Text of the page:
By end-users, hospital end-use accounted for majority of the coagulation testing market share in 2020, which was about 37 percent, and is projected to continue its growth over the next five years. Increasing number of patients admitting in hospitals due to growing prevalence of chronic disorders requires continuous monitoring; this factor is projected to enhance the market size in coming years. POC testing segment will grow at a significant CAGR of 8 percent, and is projected to create lucrative opportunities in the global market. This expected growth is attributed to government support, along with the increasing number of POC testing centers for diagnosis.
Europe region has dominated the global coagulation testing market size in 2020, and is projected to account for USD 1171.0 million by 2026. Presence of well-developed healthcare infrastructure and increasing geriatric population, coupled with rise in occurrence of chronic diseases, are projected to drive the market growth in the European region. Asia-Pacific market will grow at a notable CAGR of 7.5 percent, and is estimated to reach up to revenue of USD 907.8 million by 2026. Increasing awareness on early diagnosis and government support for development of healthcare infrastructure are the favorable factors for the growth of market in Asia-Pacific region.
Over the past decade, rapid advancements in technology and the introduction of new coagulation analyzer tests have led to an increase in the quality and efficiency of hemostasis laboratories. Some of the modern complex coagulators also possess high throughput, flexibility, and reliability. Other than this, they provide improved accuracy and precision, and easy-to-use advanced software, provided with in-built graphs and calibration curves. Moreover, there has been a significant rise in the prevalence of cardiac diseases and blood disorders, which has created the need for improved coagulation analyzers across the globe. Besides this, the sales of coagulation analyzers are positively being influenced by the increasing number of hospitals, diagnostic centers, and research institutes established worldwide.
The major global players operating in the coagulation analyzers market are Abbott Laboratories, Danaher, Siemens Healthineers Group, Sysmex Group, Thermo Fisher Scientific, Horiba, Nihon Kohden, Roche Diagnostics, Maccura Biotechnology Co. Ltd., Bio Group Medical System, Genrui Biotech Inc., A&T Corporation, Beijing Succeeder Technology Inc., Diagnostica Stago SAS, Helena Laboratories, Hycel, Eurolyser, Bpc Biosed Srl, ERBA Diagnostics, Inc., Sclavo Diagnostics International S.r.l., Haematonics, Biosystems S.A., and ACON.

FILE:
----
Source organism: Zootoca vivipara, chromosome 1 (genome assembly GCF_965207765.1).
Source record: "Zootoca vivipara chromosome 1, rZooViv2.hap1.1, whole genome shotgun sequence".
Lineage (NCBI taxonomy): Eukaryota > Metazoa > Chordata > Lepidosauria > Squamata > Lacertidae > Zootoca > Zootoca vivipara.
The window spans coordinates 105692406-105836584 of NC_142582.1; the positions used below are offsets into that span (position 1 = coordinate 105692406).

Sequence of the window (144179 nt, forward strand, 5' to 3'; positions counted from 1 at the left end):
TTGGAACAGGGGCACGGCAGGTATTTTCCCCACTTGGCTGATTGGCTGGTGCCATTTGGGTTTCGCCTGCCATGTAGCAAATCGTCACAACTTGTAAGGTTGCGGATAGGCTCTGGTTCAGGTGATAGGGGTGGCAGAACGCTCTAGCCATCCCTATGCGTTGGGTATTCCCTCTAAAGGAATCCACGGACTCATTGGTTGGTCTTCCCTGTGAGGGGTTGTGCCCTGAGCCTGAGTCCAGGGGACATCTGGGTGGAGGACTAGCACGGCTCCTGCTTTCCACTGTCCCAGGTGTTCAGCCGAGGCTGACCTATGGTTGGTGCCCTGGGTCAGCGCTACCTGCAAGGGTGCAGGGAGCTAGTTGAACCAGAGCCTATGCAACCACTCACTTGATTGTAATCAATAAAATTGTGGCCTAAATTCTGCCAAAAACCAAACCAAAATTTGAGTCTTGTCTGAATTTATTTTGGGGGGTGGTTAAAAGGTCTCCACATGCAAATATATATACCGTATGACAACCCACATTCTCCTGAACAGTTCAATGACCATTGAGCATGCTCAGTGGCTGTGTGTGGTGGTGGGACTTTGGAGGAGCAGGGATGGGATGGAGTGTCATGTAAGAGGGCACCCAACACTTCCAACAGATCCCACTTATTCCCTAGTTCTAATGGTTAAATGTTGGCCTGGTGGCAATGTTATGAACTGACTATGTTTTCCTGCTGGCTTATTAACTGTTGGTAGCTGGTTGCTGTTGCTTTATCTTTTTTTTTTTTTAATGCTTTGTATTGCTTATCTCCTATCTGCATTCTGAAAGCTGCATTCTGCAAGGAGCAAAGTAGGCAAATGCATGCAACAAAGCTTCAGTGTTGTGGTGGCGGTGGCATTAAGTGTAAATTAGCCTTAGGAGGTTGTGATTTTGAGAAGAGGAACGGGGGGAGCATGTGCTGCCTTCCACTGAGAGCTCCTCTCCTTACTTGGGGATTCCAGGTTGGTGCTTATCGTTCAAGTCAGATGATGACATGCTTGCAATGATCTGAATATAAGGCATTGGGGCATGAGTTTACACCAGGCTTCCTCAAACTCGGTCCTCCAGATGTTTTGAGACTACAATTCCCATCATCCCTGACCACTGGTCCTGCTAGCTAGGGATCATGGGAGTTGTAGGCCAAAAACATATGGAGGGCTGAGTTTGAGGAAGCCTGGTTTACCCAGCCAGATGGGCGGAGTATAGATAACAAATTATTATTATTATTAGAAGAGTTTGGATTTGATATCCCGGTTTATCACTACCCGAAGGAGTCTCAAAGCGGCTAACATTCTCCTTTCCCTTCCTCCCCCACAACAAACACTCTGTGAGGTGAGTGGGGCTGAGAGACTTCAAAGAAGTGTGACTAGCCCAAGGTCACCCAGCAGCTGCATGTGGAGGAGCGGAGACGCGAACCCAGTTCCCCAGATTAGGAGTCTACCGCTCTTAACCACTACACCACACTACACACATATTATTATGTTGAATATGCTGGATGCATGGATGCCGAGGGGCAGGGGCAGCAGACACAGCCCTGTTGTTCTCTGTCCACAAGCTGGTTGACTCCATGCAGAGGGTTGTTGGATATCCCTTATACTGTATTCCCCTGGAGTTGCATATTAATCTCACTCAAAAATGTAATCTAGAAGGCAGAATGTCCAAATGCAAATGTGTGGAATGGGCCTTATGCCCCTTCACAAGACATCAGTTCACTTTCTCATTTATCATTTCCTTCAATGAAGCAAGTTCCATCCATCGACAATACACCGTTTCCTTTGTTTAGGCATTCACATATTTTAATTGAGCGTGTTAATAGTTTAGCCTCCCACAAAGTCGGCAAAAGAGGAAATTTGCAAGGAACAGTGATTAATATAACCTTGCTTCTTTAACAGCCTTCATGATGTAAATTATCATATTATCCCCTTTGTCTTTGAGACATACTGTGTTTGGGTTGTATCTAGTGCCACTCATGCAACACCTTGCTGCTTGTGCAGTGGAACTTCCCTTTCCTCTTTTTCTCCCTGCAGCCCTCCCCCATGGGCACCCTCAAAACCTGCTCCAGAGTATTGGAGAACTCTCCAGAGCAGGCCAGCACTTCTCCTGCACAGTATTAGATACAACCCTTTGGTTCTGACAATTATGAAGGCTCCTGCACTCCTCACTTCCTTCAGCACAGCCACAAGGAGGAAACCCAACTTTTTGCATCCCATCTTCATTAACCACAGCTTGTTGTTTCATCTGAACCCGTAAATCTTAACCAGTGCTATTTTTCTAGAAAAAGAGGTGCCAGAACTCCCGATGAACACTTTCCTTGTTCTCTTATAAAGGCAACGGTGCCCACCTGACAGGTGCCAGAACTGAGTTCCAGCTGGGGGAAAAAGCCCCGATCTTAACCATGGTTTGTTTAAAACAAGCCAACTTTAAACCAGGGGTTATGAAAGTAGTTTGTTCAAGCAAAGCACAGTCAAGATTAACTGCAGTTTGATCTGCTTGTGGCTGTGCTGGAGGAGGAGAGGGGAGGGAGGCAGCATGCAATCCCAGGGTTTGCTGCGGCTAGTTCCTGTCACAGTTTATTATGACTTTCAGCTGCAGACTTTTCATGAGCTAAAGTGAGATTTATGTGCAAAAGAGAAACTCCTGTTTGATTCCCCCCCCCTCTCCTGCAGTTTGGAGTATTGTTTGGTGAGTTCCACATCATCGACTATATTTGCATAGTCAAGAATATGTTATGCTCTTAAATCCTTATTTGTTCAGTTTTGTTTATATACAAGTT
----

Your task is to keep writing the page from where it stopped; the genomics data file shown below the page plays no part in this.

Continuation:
The Indian coagulation instruments and reagents market in 2020 is estimated at ₹153.53 crore. The value of the fully automated instruments that were sold is ₹1.93 crore, with 12 units being sold, and semi-automated as 900 units, estimated at value ₹7.6 crore. An additional 120 fully automated and 100 units of semi-automated instruments were placed. The three leading players remain Stago, Werfen, and Sysmex.
The coagulation reagents took a major dip in 2020. The D-dimer tests were the savior of the coagulation market. Once COVID-19 peters out, demand for D-dimer test shall peter out, yet the market size is expected to have stabilized at double the market from the pre-COVID days. While satellite centers of laboratory chains had D-dimer analyzers placed, the small laboratories used semi-automated instruments to conduct the tests.
|Indian coagulation instruments market|
|By vendors – 2020|
|Tier I||Tier II||Tier III||Others|
|Stago (including Trinity)||Werfen India & Sysmex||Tulip, and Transasia||Agappe, Trivitron, Compact Diagnostics, CPC Diagnostics, HUMAN, Meril Diagnostics, and Roche|
|*Vendors are placed in different tiers on the basis of their sales contribution to the overall revenues of the Indian coagulation instruments and reagents market.|
|ADI Media Research|
As a trend, the three brands reported that while they were not able to sell a large number of fully automated instruments, average unit prices not only declined but there was a huge variation between the final prices. Additionally, the manufacturers’ exposure increased in 2020 as more analyzers compared to 2019 and 2018 were placed, and that is expected to give better return over the next few years. There is a huge expectation that the reagents market in 2021 shall increase, before it settles down at a stable, normal level by 2022.